Aurora police release body camera footage of disturbance leading to death in December

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AURORA, Colo. -- Aurora Police released new body camera footage Monday night from an in-custody death that happened in December.

On Dec. 17, 2018, Officers from the Aurora Police Department responded to 10653 E. Jewell Ave. after a woman called 911 saying that there was a verbal and physical domestic fight occurring inside of the apartment, according to a release from APD.

Officers arrived on scene approximately seven minutes later and as they approached the apartment, could hear yelling and screaming. As officers approached the door, they could see a male actively choking another male. Officers began to give verbal commands during this loud and very chaotic scene. One of the involved males then turns his attention officers and begins to advance on them. This male is later identified as David Baker, all of this according to the new video released from APD.

The content in the video is extremely graphic. Viewer discretion is advised.

"Two different officers deployed their Tasers but neither had any effect. After the two unsuccessful taser attempts, Mr. Baker pushes an officer out of the apartment and continues to fight. After some baton strikes that prove to be ineffective, the fight makes its way outside. Once outside, officers attempt to go hands on with Mr. Baker who instead throws an officer to the ground, injuring them. Mr. Baker continues to advance on the officers and ends up grabbing an officer’s baton and attempts to take it away", all of this according to Aurora police Chief Nick Metz.

"Officers continue to give Mr. Baker verbal commands and stop resisting, all of which are ignored," said Metz.

"At one point, an officer is in a position to apply a carotid control hold. While attempting to apply the carotid control hold, Mr. Baker is able to turn himself around and then places his hands around an officer’s neck and begins to choke him for several seconds. Other officers notice that the officer is being choked, attempt to drive-stun Mr. Baker as well as deliver baton strikes to his legs, all of which had no effect", according to the video.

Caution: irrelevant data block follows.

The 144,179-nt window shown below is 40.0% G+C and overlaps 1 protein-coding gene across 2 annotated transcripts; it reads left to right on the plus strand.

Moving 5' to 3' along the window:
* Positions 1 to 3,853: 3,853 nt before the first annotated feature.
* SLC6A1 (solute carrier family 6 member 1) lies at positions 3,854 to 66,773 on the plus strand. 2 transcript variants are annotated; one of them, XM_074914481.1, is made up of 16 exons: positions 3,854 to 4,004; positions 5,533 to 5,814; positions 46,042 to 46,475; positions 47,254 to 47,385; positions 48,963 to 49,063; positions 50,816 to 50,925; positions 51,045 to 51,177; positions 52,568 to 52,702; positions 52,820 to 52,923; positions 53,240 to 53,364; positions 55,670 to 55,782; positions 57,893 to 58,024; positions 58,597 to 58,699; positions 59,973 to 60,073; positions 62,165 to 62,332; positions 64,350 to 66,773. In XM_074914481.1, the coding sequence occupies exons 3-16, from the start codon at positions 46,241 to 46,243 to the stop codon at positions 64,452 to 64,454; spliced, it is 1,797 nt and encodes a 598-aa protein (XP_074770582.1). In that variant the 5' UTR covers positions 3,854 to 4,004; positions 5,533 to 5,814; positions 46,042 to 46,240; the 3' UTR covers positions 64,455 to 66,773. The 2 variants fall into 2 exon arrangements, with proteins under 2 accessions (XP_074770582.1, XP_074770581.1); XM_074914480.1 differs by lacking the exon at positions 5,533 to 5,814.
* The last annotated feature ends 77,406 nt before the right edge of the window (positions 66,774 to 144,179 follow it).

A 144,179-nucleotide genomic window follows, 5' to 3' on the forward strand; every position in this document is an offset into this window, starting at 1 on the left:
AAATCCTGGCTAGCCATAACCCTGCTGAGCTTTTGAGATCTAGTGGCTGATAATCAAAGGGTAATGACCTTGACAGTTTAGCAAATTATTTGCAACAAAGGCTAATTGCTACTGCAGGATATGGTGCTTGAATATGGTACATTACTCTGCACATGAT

"After finally letting go of our officers throat, Mr. Baker turns and begins to walk towards the open apartment door. Someone on the inside of the apartment notices this and quickly closes the door. Mrs. Baker is left outside pleading to her husband to please stop", according to Metz in the video.

"An officer attempts to de-escalate the situation by putting away his baton and going hands on instead. While trying to gain control of Mr. Bakers arm and take him to the ground, Mr. Baker is able to fight through and continues to fight officers. Officers then begin to punch, kick, and use their Taser to drive-stun Mr. Baker in an attempt to place him into custody. During all of this, Mrs. Baker, as well as a neighbor who has heard the yelling and screaming, are now both pleading to Mr. Baker to stop fighting", according to Metz.

"Mr. Baker is finally taken to the ground but continues to kick and fight with officers as they attempt to take him into custody. Now over 6 minutes into the fight, the first backup officers arrive on scene. Mr. Baker is laying on his arms preventing officers from placing into handcuffs. An officer has to use his baton as a pry tool to get one of his arms free in order to successfully handcuff him. Once officers finally get his second arm free, it takes four pairs of handcuffs, linked together, to properly restrain Mr. Baker, all of this", according to the video.

"This was an incredibly violent fight between officers and Mr. Baker and officers. A fight that started well before officers arrived. It continued for approximately nine minutes, the officers did not have the option to get up and walk away from the fight, officers observed a male being physically choked, which is a felony," Metz added.

"Feeling that Mr. Baker is still kicking, officers mention the use of hobbles. Officers prepare to apply a hobble, which consists of a separate waist chain and feet restraints. At no time during a hobble do the hands ever get attached to the feet as they would in a hogtie. Also, while officers only mentioned applying hobbles, neither the separate waist chain nor the feet restraints were ever successfully applied", according to Metz in the video.

"As officers continue to effectively gain complete control of Mr. Baker, an officer recognizes that he may be unconscious. Officers request for rescue to respond to the scene, who were already staged around the corner. Officers begin to check vital signs and it appears that Mr. Baker is not breathing although another officer can feel a pulse. Rescue was walked into scene where they took over the medical measures. Mr. Baker was transported to the hospital where he unfortunately succumbed to his injuries", Metz added.

Members of the Aurora Police Major Crimes Homicide Unit responded to the scene and requested the assistance from the Denver Police Department to complete a thorough and comprehensive investigation. They were also assisted by the Arapahoe County Coroner’s Office, according to a release.

The facts of the case were then presented to the 18th Judicial District Attorney’s Office who ultimately concluded that no member of the Aurora Police Department violated any Colorado statute with respect to the events that occurred at 10653 E. Jewell on Dec. 17, 2018.

This incident is now being reviewed by the Aurora Police Department's Force Review board to determine if there were any policy violations, according to the release.

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